“For me, I don’t have anywhere to go to. For 10 years, I have been on the street fending for myself. I live a street life and I don’t know my father and mother,” he declared.

Taraba State is not immuned from this youthful exuberance. Rather than be in the four walls of the classrooms, receiving lectures, it is now a common feature to see young ones hanging out in various drinking joints, with wraps of prohibited substances and drinks finding smooth access to their bellies.

According to experts, the rate at which crimes are committed by youths these days is not only alarming, but calls for urgent action. No week passes without media reports of criminal activities involving them.

Due to lack of participatory opportunities, resource scarcity and financial constraints and leadership failures, negative actions have become their behavioural pattern such that, the ways they express themselves now are, through armed robbery, suicide bombing, arson, drug and human trafficking, rape, pipe line vandalisation, oil bunkering, terrorism, abduction, kidnapping, hostage-taking, Internet fraud, thuggery, hired assassination, scamming, cultism, touting, examination fraud and certificate racketeering, to mention a few. Youths want a piece of the action, because of their perceived marginalisation by elders. They want to rebel, because the society does not care for them.

The Guardian’s checks show that these social vices and criminal activities are as a result of joblessness, and many youths have become increasingly materialistic and pre-occupied with problem of survival.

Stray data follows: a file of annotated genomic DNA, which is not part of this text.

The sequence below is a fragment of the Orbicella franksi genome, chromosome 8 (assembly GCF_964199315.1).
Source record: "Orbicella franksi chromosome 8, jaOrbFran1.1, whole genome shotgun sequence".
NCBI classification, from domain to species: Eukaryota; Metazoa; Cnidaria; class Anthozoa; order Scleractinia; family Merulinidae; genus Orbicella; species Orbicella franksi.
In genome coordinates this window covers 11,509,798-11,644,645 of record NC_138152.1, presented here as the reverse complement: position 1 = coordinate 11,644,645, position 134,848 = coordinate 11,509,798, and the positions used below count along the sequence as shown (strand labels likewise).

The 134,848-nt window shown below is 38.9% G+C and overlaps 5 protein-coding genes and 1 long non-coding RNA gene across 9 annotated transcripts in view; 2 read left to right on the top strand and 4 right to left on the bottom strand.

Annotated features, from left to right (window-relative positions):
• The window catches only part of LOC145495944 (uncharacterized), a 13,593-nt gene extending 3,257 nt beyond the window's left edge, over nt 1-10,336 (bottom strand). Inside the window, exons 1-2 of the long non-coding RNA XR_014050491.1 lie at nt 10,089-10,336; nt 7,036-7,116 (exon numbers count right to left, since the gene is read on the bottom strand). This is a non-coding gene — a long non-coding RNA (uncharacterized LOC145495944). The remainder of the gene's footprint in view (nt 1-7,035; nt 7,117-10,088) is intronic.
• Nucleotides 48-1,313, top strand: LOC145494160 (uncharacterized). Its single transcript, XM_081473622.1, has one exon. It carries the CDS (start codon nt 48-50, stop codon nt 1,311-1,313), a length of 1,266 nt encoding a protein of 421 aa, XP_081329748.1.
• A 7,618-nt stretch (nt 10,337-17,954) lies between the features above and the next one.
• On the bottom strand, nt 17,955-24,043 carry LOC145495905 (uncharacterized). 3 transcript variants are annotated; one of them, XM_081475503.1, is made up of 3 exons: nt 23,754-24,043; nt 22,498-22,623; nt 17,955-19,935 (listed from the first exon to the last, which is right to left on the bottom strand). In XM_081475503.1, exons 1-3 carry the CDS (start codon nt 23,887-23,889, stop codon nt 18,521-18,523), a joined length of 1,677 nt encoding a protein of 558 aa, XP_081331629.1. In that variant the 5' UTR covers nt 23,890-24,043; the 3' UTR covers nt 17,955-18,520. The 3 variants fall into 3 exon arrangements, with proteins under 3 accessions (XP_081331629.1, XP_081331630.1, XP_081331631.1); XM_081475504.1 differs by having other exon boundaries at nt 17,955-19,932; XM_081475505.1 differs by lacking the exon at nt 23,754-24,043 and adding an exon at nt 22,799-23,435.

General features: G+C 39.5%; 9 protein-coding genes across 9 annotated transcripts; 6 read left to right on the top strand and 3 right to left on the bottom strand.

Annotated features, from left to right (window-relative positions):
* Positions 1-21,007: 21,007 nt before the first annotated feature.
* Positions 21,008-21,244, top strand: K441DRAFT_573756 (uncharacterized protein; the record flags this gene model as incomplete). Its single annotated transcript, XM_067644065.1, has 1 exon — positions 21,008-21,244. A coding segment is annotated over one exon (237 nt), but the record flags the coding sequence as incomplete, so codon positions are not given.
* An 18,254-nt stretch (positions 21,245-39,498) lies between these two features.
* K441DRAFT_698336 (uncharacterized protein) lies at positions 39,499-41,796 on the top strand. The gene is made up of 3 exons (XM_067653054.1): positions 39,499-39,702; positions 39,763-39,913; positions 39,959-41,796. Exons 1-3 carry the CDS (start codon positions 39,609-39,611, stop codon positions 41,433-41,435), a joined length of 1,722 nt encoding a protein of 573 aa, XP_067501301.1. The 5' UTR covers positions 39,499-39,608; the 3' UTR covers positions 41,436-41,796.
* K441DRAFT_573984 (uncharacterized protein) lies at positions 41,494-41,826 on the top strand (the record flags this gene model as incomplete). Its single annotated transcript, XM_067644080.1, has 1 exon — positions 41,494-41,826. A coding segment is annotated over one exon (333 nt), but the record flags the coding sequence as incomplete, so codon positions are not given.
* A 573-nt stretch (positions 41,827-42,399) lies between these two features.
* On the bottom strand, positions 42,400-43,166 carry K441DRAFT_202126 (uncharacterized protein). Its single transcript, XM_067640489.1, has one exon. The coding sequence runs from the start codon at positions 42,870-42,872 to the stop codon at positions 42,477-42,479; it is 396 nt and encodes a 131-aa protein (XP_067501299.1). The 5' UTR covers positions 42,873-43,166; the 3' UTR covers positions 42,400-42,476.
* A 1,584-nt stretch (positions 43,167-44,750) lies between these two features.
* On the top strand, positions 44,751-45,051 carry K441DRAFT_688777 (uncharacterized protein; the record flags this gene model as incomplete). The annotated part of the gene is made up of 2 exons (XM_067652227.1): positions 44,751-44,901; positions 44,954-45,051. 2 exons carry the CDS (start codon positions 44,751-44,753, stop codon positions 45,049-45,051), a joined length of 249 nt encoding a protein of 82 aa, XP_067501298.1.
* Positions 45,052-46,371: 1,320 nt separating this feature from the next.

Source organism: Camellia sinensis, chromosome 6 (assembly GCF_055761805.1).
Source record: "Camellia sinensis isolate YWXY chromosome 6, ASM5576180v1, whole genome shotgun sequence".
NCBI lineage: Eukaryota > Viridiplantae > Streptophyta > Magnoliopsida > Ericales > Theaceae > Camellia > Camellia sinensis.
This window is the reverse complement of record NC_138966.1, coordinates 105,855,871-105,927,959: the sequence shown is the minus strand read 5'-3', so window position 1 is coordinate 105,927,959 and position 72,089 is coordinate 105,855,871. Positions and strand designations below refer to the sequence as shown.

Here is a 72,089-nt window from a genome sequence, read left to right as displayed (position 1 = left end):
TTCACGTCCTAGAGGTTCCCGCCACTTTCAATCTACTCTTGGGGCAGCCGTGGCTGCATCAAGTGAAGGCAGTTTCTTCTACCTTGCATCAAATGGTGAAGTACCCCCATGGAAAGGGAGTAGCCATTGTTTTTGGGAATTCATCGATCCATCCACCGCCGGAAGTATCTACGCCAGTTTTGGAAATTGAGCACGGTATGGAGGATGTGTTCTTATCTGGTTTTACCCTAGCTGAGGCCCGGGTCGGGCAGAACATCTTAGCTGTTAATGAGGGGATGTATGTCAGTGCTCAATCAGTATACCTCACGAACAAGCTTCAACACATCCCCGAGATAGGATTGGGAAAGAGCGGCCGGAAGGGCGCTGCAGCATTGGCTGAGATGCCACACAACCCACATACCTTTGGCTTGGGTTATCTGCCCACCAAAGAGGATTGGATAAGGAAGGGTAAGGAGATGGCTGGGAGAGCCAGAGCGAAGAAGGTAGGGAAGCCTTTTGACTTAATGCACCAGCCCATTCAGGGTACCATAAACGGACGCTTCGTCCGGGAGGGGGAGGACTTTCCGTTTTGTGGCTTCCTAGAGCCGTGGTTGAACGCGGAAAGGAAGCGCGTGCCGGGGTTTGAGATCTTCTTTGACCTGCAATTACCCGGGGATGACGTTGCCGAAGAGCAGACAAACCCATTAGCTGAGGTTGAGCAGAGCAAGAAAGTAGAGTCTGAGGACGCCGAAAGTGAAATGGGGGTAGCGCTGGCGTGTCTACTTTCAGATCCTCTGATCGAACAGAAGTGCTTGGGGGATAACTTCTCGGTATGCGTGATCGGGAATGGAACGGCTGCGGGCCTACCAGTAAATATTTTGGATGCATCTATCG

Many culprits of these vices obviously are largely unmarried and are below 30 years of age. A visit to the Nigerian prisons will reveal that most inmates are young boys and girls, who would have been the future, of this country.

According to experts, this negative development is not only unfortunate, but has become one of the many security challenges facing the country now, considering that the youth remain one of the greatest assets that any society can have. Potentially, they are a great investment for the society’s sustainable development.

They are filled with energy and when this energy is positively channeled or guarded, they are highly productive, and hence, they are likely to contribute to the overall development of the society.

They constitute the largest number of people in the cell of Nigeria Drug Law Enforcement Agent (NDLEA) for various drug related offenses. An NDLEA officer, who spoke on condition of anonymity, said, “we always give them the necessary counseling, here, but one thing we have observed, is that, majority of their parents are not living up to expectation.”

The officer noted, “some of these youths have been arrested by our men several times, and each time they come out of this place, they still go back to the same trade. Also, I think the government is not helping to address drug related issues.”